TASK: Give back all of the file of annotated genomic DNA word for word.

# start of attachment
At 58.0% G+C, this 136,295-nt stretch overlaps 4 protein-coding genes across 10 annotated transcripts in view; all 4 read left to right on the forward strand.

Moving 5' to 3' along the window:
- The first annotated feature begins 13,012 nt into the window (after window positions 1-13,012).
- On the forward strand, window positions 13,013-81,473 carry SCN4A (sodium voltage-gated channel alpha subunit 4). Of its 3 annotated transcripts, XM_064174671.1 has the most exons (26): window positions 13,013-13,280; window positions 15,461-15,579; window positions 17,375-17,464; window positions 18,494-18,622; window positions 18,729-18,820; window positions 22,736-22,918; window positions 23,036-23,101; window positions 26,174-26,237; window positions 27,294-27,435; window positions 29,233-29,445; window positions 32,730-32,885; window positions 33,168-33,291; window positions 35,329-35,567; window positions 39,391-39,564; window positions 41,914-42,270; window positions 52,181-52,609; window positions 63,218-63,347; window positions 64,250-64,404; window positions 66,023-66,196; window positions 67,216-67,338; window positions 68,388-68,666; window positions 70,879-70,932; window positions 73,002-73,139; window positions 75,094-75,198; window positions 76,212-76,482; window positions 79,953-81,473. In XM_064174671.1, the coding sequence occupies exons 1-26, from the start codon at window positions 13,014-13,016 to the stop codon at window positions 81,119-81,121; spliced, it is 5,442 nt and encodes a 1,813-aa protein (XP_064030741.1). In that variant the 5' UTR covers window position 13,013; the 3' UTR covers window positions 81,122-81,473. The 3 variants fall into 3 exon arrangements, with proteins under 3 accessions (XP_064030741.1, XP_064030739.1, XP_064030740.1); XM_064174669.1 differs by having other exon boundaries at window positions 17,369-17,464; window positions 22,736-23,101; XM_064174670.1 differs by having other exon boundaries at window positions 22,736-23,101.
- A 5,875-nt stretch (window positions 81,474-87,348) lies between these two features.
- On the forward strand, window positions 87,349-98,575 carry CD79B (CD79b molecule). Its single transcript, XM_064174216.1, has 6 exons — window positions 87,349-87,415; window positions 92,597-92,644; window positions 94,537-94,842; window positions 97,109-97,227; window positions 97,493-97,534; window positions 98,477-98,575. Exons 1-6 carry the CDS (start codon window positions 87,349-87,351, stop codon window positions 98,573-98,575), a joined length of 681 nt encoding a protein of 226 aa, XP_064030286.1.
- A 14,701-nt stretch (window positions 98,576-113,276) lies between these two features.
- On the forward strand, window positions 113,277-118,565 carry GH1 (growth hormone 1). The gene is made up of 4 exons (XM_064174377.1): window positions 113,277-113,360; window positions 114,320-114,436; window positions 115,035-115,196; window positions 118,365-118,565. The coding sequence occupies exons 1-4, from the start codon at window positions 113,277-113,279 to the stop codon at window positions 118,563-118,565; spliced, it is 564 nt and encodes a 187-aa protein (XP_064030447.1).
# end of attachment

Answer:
At 58.0% G+C, this 136,295-nt stretch overlaps 4 protein-coding genes across 10 annotated transcripts in view; all 4 read left to right on the forward strand.

Moving 5' to 3' along the window:
- The first annotated feature begins 13,012 nt into the window (after window positions 1-13,012).
- On the forward strand, window positions 13,013-81,473 carry SCN4A (sodium voltage-gated channel alpha subunit 4). Of its 3 annotated transcripts, XM_064174671.1 has the most exons (26): window positions 13,013-13,280; window positions 15,461-15,579; window positions 17,375-17,464; window positions 18,494-18,622; window positions 18,729-18,820; window positions 22,736-22,918; window positions 23,036-23,101; window positions 26,174-26,237; window positions 27,294-27,435; window positions 29,233-29,445; window positions 32,730-32,885; window positions 33,168-33,291; window positions 35,329-35,567; window positions 39,391-39,564; window positions 41,914-42,270; window positions 52,181-52,609; window positions 63,218-63,347; window positions 64,250-64,404; window positions 66,023-66,196; window positions 67,216-67,338; window positions 68,388-68,666; window positions 70,879-70,932; window positions 73,002-73,139; window positions 75,094-75,198; window positions 76,212-76,482; window positions 79,953-81,473. In XM_064174671.1, the coding sequence occupies exons 1-26, from the start codon at window positions 13,014-13,016 to the stop codon at window positions 81,119-81,121; spliced, it is 5,442 nt and encodes a 1,813-aa protein (XP_064030741.1). In that variant the 5' UTR covers window position 13,013; the 3' UTR covers window positions 81,122-81,473. The 3 variants fall into 3 exon arrangements, with proteins under 3 accessions (XP_064030741.1, XP_064030739.1, XP_064030740.1); XM_064174669.1 differs by having other exon boundaries at window positions 17,369-17,464; window positions 22,736-23,101; XM_064174670.1 differs by having other exon boundaries at window positions 22,736-23,101.
- A 5,875-nt stretch (window positions 81,474-87,348) lies between these two features.
- On the forward strand, window positions 87,349-98,575 carry CD79B (CD79b molecule). Its single transcript, XM_064174216.1, has 6 exons — window positions 87,349-87,415; window positions 92,597-92,644; window positions 94,537-94,842; window positions 97,109-97,227; window positions 97,493-97,534; window positions 98,477-98,575. Exons 1-6 carry the CDS (start codon window positions 87,349-87,351, stop codon window positions 98,573-98,575), a joined length of 681 nt encoding a protein of 226 aa, XP_064030286.1.
- A 14,701-nt stretch (window positions 98,576-113,276) lies between these two features.
- On the forward strand, window positions 113,277-118,565 carry GH1 (growth hormone 1). The gene is made up of 4 exons (XM_064174377.1): window positions 113,277-113,360; window positions 114,320-114,436; window positions 115,035-115,196; window positions 118,365-118,565. The coding sequence occupies exons 1-4, from the start codon at window positions 113,277-113,279 to the stop codon at window positions 118,563-118,565; spliced, it is 564 nt and encodes a 187-aa protein (XP_064030447.1).